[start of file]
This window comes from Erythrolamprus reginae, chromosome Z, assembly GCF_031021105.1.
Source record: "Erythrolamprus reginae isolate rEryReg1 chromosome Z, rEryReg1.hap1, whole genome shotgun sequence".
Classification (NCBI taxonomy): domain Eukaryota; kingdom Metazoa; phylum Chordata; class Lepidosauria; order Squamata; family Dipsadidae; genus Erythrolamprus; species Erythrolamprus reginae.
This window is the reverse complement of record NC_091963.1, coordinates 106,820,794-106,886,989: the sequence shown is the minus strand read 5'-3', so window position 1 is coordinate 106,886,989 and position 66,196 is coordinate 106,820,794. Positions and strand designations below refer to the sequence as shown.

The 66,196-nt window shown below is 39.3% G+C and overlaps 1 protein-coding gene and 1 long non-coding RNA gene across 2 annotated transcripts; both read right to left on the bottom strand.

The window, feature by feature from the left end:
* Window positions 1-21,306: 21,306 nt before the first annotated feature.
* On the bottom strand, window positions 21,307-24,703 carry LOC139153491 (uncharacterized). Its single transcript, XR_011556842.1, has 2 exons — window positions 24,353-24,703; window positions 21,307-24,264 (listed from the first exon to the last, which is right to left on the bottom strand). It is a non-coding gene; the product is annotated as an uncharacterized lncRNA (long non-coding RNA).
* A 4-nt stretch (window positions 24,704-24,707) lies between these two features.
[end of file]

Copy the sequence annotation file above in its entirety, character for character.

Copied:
This window comes from Erythrolamprus reginae, chromosome Z, assembly GCF_031021105.1.
Source record: "Erythrolamprus reginae isolate rEryReg1 chromosome Z, rEryReg1.hap1, whole genome shotgun sequence".
Classification (NCBI taxonomy): domain Eukaryota; kingdom Metazoa; phylum Chordata; class Lepidosauria; order Squamata; family Dipsadidae; genus Erythrolamprus; species Erythrolamprus reginae.
This window is the reverse complement of record NC_091963.1, coordinates 106,820,794-106,886,989: the sequence shown is the minus strand read 5'-3', so window position 1 is coordinate 106,886,989 and position 66,196 is coordinate 106,820,794. Positions and strand designations below refer to the sequence as shown.

The 66,196-nt window shown below is 39.3% G+C and overlaps 1 protein-coding gene and 1 long non-coding RNA gene across 2 annotated transcripts; both read right to left on the bottom strand.

The window, feature by feature from the left end:
* Window positions 1-21,306: 21,306 nt before the first annotated feature.
* On the bottom strand, window positions 21,307-24,703 carry LOC139153491 (uncharacterized). Its single transcript, XR_011556842.1, has 2 exons — window positions 24,353-24,703; window positions 21,307-24,264 (listed from the first exon to the last, which is right to left on the bottom strand). It is a non-coding gene; the product is annotated as an uncharacterized lncRNA (long non-coding RNA).
* A 4-nt stretch (window positions 24,704-24,707) lies between these two features.